Alfred Wegener is the greatest scientist you’ve never heard of. The author of the theory of continental drift—one of the key scientific concepts of the past century and the direct ancestor of the modern theory of plate tectonics—Wegener also made major contributions to geology, geophysics, astronomy, geodesy, atmospheric physics, meteorology, and glaciology. So why isn’t he better known?
This month, JHU Press publishes a new biography—the only complete account of the scientist’s fascinating life and work—that restores Wegener to the pantheon of modern science and caps the career of award-winning historian Mott Greene. A rave early review in the journal Nature calls the book “a magnificent, definitive, and indefatigable tribute to an indefatigable man” and notes that “Greene beautifully puts the record straight with a portrait of Wegener as a respected ‘cosmic physicist.’ ” Read the full review here. And view the book trailer below to hear Mott Greene discuss Alfred Wegener: Science, Exploration, and the Theory of Continental Drift, a landmark work that has clearly been a labor of love.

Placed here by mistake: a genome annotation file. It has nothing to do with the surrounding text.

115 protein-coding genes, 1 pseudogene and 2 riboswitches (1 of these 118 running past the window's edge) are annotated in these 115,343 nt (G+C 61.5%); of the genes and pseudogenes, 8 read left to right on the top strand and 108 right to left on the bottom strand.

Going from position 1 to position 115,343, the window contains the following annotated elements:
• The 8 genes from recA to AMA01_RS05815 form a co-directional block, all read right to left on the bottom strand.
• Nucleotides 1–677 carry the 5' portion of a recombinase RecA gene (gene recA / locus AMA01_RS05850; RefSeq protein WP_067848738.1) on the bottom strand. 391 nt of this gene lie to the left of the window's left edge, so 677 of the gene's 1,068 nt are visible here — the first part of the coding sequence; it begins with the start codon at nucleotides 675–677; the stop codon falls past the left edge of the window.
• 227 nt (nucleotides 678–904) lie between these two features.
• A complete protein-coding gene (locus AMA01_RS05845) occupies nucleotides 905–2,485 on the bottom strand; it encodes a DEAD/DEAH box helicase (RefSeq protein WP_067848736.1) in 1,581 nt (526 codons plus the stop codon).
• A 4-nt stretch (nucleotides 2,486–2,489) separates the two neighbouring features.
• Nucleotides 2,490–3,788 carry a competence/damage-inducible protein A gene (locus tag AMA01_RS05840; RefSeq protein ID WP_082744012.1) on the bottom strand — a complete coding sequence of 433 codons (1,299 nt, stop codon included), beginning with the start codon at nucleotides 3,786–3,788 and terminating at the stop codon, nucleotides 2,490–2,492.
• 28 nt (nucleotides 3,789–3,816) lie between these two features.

Mott T. Greene is an affiliate professor of earth and space sciences at the University of Washington and John Magee Professor of Science and Values emeritus at the University of Puget Sound. He is the author of Alfred Wegener: Science, Exploration, and the Theory of Continental Drift, Geology in the Nineteenth Century: Changing View of a Changing World, and Natural Knowledge in Preclassical Antiquity.
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